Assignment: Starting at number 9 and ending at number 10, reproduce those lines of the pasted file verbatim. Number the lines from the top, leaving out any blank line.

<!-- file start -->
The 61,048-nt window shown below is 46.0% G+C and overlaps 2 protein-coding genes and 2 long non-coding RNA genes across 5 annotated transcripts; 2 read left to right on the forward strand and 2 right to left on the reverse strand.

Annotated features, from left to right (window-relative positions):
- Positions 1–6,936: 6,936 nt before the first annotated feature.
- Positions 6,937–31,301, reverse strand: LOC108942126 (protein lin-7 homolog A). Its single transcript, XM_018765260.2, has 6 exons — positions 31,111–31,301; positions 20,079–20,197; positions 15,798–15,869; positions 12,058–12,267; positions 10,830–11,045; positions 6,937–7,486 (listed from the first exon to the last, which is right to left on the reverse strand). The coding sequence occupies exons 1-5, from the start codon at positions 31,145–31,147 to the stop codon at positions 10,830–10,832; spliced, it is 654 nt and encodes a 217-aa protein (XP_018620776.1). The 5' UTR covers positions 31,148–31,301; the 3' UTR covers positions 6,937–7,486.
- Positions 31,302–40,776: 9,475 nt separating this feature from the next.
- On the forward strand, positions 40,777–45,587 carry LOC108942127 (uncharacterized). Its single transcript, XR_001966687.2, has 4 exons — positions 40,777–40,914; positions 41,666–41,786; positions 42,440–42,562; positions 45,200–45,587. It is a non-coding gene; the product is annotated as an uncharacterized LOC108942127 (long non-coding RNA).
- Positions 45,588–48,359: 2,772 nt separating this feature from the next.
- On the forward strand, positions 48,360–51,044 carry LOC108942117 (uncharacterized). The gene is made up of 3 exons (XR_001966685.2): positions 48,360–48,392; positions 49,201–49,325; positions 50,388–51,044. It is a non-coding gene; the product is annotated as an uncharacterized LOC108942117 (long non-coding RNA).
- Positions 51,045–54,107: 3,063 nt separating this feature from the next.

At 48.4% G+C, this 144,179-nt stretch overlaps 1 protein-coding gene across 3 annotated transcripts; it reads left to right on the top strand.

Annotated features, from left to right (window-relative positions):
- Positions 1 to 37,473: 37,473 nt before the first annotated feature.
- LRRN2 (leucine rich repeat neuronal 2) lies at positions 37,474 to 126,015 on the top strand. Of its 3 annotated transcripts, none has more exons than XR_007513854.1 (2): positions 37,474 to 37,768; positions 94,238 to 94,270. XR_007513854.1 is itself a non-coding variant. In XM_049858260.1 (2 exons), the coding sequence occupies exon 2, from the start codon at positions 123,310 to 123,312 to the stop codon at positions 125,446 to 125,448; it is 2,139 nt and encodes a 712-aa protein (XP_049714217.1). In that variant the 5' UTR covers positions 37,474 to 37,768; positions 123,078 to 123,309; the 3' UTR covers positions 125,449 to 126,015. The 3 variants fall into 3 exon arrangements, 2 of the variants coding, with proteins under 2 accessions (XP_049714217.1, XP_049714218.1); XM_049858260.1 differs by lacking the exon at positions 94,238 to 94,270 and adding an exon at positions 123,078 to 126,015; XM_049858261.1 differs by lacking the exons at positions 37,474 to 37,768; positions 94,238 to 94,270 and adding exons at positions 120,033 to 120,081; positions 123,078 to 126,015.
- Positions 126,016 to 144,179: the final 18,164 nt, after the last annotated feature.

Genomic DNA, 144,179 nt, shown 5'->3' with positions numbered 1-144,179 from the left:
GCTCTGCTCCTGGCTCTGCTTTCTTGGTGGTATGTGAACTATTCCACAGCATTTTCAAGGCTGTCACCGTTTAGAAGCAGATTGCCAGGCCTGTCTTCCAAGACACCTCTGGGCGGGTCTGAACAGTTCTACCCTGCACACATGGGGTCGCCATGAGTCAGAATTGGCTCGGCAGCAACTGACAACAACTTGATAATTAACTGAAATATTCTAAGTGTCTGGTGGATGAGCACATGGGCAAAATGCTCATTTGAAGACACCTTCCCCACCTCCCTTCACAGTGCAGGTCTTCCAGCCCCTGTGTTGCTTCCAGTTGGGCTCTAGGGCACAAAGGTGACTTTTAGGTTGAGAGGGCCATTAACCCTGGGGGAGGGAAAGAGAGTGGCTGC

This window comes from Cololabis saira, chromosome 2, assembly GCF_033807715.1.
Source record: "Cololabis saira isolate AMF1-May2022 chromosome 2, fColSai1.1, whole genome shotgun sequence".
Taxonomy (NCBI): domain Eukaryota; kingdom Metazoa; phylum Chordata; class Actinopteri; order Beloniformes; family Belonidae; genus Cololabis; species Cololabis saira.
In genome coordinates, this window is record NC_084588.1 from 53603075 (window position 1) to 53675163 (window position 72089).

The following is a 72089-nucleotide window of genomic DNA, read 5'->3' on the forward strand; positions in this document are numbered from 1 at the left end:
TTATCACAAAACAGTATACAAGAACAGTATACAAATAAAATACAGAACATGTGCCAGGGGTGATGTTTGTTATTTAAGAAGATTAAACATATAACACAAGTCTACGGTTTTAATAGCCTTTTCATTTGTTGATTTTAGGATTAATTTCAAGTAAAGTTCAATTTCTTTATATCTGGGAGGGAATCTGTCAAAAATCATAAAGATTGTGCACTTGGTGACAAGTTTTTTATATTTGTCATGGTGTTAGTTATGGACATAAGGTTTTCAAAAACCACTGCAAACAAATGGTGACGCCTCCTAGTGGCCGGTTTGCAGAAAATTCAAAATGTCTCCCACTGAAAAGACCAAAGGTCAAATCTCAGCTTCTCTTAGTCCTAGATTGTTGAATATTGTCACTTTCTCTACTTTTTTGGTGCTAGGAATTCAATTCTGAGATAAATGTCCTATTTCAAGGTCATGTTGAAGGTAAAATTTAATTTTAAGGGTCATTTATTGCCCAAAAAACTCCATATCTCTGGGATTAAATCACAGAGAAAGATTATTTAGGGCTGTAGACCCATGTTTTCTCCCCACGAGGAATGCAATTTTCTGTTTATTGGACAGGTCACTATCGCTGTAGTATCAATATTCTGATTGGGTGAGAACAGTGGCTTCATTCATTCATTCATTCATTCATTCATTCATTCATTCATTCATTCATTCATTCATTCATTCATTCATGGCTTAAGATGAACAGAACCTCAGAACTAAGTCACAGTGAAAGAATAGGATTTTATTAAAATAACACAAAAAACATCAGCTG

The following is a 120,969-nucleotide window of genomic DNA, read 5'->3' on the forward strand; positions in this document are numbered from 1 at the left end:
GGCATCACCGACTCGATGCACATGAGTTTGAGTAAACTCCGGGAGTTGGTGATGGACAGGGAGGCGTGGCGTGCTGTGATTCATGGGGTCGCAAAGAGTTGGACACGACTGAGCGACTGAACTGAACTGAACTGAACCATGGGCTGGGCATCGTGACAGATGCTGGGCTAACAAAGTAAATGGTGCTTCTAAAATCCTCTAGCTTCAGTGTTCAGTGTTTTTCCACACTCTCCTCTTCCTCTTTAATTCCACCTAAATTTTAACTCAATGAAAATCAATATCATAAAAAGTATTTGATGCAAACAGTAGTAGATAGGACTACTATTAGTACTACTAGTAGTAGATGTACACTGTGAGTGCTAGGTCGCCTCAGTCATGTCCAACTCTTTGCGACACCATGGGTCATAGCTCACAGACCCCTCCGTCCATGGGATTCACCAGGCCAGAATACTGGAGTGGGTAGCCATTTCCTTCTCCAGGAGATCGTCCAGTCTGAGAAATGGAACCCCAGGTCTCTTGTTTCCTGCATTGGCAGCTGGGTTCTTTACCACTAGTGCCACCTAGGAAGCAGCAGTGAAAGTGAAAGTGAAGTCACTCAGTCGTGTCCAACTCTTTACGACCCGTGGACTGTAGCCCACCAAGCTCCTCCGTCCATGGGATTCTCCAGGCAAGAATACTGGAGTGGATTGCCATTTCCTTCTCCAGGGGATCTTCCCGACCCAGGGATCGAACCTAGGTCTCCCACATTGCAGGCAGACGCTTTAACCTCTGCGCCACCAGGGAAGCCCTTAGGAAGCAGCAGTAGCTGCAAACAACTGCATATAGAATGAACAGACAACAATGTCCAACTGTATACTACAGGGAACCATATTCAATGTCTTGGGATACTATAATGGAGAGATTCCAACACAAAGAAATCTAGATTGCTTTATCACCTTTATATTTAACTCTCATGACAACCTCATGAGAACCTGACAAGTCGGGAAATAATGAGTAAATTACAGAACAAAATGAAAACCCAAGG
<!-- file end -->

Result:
- Positions 51,045–54,107: 3,063 nt separating this feature from the next.

At 48.4% G+C, this 144,179-nt stretch overlaps 1 protein-coding gene across 3 annotated transcripts; it reads left to right on the top strand.